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Old 09-02-2015, 10:40 AM   #21
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Originally Posted by Uplander View Post
Byron, It is evident you do not like generators (even quiet ones). Your blanket statements about campgrounds prohibiting all generator use is questionable.
Every state, and National Parks I know of all allow the use of generators if they are quiet inverter types like the ones I outlined. These parks all have hours you can operate the units (about 4-6 hours daily split between AM and PM). This policy has always been in place to provide a pleasant camping atmosphere.
Please list for the readers of this form all the state and federal campgrounds that prohibit there use. To-date I have not found any such restrictions in both National Parks or State Parks I have camped in. If there is such a "trend" I am sure your list will be a very long one.

Generators for camping also come in handy for homeowner use in the off season in the event of a power failure...another big plus for generator ownership.
Let me give you some examples... Organ Pipe Cactus National Monument last year decreased the number of sites where generators were allowed and it non-generator use.
Death Valley National Park has at least one campground that doesn't allow generators at all.
Big Bend National Park has a large area generator free.

As far as costs, etc are concerned. The initial cost of solar is cheaper than the a generator. I purchased my solar system about 7 years ago for less than $400.00, it would be cheaper now. There's no additional cost or fuss with volatile fuels. Solar is quiet, no noise like there is with ALL generators. As solar and some wind power prices come down the use of generators will decrease and will eventually be banned in most campgrounds. Maybe NY is so used to noise that the people there don't mind. But, out here in west it's different story.

YES, I don't like generators, their noisy and stinky. Most people that use them put the generator as far away from their RV as possible, meaning close to somebody else. Generator owners are often, not always, have an expectation that because they spent the money on a generator they right to use it any time and as much as they like.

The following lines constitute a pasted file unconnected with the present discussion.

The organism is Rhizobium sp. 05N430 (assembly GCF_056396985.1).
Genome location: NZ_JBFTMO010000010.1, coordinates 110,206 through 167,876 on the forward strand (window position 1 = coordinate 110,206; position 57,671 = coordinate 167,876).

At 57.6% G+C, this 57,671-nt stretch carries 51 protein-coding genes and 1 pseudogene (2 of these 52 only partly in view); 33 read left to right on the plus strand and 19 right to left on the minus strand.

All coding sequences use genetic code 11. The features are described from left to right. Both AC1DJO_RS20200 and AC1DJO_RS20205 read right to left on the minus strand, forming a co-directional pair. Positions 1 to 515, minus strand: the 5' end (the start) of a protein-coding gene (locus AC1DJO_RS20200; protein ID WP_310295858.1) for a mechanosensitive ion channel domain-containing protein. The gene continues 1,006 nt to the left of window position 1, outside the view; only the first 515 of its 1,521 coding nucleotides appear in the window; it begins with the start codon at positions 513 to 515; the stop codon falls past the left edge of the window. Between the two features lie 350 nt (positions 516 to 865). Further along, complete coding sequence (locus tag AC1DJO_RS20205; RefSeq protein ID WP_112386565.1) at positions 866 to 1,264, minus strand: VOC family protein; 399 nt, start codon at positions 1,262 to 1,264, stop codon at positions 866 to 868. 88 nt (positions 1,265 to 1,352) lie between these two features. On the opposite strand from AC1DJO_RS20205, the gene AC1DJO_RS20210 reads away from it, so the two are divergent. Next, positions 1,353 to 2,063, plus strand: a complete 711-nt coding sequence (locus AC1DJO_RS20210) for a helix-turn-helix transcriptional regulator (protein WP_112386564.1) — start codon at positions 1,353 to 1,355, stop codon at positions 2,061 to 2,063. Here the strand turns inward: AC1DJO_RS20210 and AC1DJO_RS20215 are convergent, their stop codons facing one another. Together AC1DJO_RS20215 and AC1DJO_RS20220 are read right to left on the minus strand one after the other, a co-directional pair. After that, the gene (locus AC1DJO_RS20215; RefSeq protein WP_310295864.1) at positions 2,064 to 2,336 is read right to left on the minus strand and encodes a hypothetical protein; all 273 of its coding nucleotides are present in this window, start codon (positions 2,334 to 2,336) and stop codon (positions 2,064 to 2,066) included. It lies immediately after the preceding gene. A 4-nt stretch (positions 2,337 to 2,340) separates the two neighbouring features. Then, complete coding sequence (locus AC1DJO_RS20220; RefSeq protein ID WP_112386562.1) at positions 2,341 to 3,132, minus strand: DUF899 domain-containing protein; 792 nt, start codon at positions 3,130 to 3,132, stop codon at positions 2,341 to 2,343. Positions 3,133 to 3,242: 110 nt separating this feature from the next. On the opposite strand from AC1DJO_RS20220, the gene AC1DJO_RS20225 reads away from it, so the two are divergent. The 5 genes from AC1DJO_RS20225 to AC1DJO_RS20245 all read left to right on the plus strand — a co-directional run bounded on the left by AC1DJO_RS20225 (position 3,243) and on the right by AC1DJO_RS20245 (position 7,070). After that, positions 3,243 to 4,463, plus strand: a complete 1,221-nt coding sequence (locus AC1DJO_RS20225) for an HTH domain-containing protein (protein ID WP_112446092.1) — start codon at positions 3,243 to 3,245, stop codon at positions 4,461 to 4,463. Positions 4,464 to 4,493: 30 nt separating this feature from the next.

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Old 09-02-2015, 11:11 AM   #22
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I have a Honda 1000 generator.
Nobody has mentioned that you need to maintain a generator. Change the oil, run it from time to time, buy fresh gas, dispose of old gas.
But, now that I have it, it's handy for power outages at home.
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Old 09-02-2015, 11:17 AM   #23
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Elkmont, my National Park Service home away from home in the Smokies, has 210 sites, 115 or 55% of which are generator free. Generator use is limited to 8 AM to 8 PM. I have seen them shut down TV charging of batteries in the non-generator areas. They are nice about it.

This may require a new thread, but what are your experiences?
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Old 09-02-2015, 11:24 AM   #24
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Originally Posted by Bob Miller View Post
You didn't mention it, but if you have LED lights you can read until the sun comes back up.
I use, if not plugged in, is puck lights, i have several, till i get around to figure out the led bulbs and solar. But we do like air, so our plan is to go to, at least electric camp grounds, in summer only. The rest of the year it makes no difference. Carl
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Old 09-02-2015, 11:29 AM   #25